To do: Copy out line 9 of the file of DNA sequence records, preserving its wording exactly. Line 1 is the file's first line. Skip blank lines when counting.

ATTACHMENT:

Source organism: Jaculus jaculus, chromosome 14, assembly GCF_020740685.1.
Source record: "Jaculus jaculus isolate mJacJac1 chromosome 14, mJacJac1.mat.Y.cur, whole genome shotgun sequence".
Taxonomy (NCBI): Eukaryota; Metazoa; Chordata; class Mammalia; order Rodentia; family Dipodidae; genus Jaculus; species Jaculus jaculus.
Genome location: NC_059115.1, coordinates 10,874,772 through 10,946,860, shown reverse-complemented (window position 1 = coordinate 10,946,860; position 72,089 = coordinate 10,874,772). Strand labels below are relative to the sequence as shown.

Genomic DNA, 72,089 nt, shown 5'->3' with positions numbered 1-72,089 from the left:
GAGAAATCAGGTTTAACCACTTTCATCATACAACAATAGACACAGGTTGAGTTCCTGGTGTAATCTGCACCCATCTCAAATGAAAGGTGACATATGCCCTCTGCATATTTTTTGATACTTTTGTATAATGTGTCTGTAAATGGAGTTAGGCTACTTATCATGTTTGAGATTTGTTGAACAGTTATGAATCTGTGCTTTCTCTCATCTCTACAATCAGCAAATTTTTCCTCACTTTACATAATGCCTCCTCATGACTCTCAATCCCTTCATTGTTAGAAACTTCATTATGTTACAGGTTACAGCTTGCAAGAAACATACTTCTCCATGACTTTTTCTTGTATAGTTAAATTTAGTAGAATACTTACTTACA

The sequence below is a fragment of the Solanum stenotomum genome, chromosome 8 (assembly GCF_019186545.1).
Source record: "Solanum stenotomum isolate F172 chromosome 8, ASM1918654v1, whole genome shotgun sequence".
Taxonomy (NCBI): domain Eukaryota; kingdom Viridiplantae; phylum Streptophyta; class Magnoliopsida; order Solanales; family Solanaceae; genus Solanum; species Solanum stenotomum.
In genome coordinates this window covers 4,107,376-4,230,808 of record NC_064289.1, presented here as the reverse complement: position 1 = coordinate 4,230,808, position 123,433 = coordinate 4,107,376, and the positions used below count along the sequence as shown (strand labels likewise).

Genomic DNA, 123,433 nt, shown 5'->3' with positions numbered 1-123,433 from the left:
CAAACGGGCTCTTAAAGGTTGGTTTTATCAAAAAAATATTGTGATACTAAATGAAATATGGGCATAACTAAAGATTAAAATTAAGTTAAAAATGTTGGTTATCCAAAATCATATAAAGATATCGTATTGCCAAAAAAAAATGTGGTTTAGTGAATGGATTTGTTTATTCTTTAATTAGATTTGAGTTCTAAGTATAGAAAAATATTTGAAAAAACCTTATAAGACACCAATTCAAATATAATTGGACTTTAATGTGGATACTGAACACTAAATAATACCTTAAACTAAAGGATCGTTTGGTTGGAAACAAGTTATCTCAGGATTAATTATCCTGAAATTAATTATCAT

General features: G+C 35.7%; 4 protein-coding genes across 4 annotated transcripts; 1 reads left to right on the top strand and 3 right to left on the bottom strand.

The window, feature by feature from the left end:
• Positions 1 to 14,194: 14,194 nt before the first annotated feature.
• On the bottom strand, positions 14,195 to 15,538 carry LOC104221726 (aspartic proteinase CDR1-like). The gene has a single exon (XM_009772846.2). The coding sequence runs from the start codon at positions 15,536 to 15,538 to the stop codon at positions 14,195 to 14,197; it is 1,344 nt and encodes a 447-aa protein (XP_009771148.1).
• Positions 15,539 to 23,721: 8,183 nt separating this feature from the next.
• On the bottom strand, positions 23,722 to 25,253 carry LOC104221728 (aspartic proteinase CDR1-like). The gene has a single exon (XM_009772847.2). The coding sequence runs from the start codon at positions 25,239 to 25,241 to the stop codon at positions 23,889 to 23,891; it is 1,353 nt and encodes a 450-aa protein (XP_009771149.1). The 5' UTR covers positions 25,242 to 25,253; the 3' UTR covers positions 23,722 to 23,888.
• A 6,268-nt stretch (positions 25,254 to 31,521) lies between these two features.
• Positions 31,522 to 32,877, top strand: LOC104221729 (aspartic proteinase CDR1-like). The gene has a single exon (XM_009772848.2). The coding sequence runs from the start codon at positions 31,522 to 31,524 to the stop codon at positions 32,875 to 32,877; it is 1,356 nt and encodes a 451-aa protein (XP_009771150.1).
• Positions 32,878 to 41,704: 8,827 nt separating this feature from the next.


Taxonomy (NCBI): domain Eukaryota; kingdom Viridiplantae; phylum Streptophyta; class Magnoliopsida; order Solanales; family Solanaceae; genus Solanum; species Solanum stenotomum.